Scent-delivery devices as a digital healthcare tool for olfactory training: A pilot focus group study in Parkinson's disease patients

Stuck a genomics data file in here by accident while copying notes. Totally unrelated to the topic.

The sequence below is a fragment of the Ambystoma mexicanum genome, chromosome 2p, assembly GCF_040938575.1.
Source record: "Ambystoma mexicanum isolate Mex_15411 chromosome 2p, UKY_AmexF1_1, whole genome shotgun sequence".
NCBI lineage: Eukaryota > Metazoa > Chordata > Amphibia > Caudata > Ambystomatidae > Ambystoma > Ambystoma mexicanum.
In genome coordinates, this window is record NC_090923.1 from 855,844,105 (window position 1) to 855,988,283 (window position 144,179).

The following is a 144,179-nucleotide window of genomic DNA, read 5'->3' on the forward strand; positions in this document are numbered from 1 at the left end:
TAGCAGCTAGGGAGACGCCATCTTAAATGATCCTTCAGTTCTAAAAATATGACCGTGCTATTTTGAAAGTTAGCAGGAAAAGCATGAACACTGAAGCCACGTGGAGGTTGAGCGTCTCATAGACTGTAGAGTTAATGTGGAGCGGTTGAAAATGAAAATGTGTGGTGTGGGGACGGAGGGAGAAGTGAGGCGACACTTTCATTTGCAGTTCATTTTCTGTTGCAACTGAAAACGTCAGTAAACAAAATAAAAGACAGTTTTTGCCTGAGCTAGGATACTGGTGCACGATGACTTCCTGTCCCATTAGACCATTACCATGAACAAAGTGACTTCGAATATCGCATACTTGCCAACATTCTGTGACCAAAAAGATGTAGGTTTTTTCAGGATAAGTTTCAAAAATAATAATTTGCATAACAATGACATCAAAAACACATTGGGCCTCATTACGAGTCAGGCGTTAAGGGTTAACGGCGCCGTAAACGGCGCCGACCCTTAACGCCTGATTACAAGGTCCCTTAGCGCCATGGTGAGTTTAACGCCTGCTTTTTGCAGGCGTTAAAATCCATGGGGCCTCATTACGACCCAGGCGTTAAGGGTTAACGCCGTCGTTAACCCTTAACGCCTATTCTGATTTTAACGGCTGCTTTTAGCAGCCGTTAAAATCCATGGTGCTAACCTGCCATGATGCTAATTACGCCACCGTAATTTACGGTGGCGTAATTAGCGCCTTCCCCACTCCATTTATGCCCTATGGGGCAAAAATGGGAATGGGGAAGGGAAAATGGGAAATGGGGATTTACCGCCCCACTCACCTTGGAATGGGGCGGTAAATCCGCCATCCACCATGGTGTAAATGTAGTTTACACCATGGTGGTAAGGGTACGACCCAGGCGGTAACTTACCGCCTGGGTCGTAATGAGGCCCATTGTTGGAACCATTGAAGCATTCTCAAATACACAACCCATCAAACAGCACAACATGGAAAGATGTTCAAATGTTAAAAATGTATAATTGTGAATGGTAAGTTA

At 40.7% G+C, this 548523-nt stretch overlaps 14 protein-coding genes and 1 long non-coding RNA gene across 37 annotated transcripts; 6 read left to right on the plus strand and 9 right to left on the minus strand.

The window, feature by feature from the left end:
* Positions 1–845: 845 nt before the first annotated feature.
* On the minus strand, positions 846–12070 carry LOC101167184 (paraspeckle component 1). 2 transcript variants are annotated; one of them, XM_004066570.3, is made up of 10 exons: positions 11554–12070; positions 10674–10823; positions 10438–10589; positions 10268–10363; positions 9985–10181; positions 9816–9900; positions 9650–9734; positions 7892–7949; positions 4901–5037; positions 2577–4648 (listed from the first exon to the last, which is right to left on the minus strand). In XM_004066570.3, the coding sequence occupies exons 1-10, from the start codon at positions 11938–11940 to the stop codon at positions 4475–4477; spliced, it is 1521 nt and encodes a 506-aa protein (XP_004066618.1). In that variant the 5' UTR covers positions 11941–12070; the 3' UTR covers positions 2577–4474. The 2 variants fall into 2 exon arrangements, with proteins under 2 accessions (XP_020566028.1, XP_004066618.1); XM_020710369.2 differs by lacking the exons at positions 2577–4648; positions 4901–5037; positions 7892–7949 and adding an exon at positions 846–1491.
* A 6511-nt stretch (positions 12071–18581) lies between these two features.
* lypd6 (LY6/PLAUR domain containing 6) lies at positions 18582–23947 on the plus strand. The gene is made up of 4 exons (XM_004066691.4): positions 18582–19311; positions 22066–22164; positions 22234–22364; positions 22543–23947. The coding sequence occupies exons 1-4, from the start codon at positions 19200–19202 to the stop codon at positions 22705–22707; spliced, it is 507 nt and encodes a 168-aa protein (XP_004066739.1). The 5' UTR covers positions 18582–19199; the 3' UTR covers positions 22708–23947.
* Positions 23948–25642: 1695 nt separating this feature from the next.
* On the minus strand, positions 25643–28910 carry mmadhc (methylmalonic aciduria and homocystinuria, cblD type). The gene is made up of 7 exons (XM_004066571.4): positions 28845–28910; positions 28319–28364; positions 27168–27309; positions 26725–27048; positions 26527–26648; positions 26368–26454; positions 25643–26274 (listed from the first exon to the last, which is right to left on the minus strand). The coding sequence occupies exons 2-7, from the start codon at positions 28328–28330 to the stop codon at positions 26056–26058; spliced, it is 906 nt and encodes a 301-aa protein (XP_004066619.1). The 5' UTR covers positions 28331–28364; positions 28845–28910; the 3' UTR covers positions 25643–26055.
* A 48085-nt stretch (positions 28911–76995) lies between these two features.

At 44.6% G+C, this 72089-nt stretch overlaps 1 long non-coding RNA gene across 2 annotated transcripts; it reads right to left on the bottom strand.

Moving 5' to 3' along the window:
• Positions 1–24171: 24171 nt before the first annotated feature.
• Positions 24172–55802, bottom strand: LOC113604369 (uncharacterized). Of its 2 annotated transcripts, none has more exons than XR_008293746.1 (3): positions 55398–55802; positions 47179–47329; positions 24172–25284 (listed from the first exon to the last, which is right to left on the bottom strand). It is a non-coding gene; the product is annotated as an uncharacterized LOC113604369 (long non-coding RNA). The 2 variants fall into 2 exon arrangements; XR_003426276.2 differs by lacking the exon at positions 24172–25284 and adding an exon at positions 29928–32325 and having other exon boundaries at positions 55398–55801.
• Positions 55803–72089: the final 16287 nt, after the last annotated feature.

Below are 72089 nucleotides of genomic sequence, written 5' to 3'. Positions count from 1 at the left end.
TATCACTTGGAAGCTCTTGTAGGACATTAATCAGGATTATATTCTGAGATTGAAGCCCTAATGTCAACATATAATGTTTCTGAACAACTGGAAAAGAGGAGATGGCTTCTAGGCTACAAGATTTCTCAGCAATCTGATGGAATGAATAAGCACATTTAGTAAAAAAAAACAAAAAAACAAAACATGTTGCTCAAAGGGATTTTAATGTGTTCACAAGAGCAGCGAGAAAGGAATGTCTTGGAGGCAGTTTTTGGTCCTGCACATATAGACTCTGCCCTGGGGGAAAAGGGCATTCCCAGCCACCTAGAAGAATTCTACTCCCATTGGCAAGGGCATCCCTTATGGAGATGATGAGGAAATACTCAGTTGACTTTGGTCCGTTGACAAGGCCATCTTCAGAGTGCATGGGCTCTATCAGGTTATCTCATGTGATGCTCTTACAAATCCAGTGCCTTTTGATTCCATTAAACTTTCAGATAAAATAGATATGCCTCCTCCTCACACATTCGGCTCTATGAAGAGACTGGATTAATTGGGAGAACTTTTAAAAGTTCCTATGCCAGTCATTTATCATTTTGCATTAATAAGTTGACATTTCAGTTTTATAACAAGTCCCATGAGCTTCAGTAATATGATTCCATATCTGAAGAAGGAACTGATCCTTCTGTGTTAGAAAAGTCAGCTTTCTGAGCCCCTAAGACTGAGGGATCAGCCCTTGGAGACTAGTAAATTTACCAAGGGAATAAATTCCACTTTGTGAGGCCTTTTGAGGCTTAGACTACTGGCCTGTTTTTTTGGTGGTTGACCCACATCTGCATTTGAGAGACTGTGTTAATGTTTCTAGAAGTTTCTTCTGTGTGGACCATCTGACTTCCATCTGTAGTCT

Parkinson's disease (PD) patients display a combination of motor and non-motor symptoms. The most common non-motor symptom is scent (olfactory) impairment, occurring at least four years prior to motor symptom onset. Recent and growing interest in digital healthcare technology used in PD has resulted in more technologies developed for motor rather than non-motor symptoms. Human-computer interaction (HCI), which uses computer technology to explore human activity and work, could be combined with digital healthcare technologies to better understand and support olfaction via scent training - leading to the development of a scent-delivery device (SDD). In this pilot study, three PD patients were invited to an online focus group to explore the association between PD and olfaction, understand HCI and sensory technologies and were demonstrated a new multichannel SDD with an associated mobile app. Participants had a preconceived link, a result of personal experience, between olfactory impairment and PD. Participants felt that healthcare professionals did not take olfactory dysfunction concerns seriously prior to PD diagnosis. Two were not comfortable with sharing scent loss experiences with others. Participants expected the multichannel SDD to be small, portable and easy-to-use, with customisable cartridges to deliver chosen scents and the mobile app to create a sense of community. None of the participants regularly performed scent training but would consider doing so if some scent function could be regained. Standardised digital SDDs for regular healthcare check-ups may facilitate improvement in olfactory senses in PD patients and potential earlier PD diagnosis, allowing earlier therapeutic and symptomatic PD management.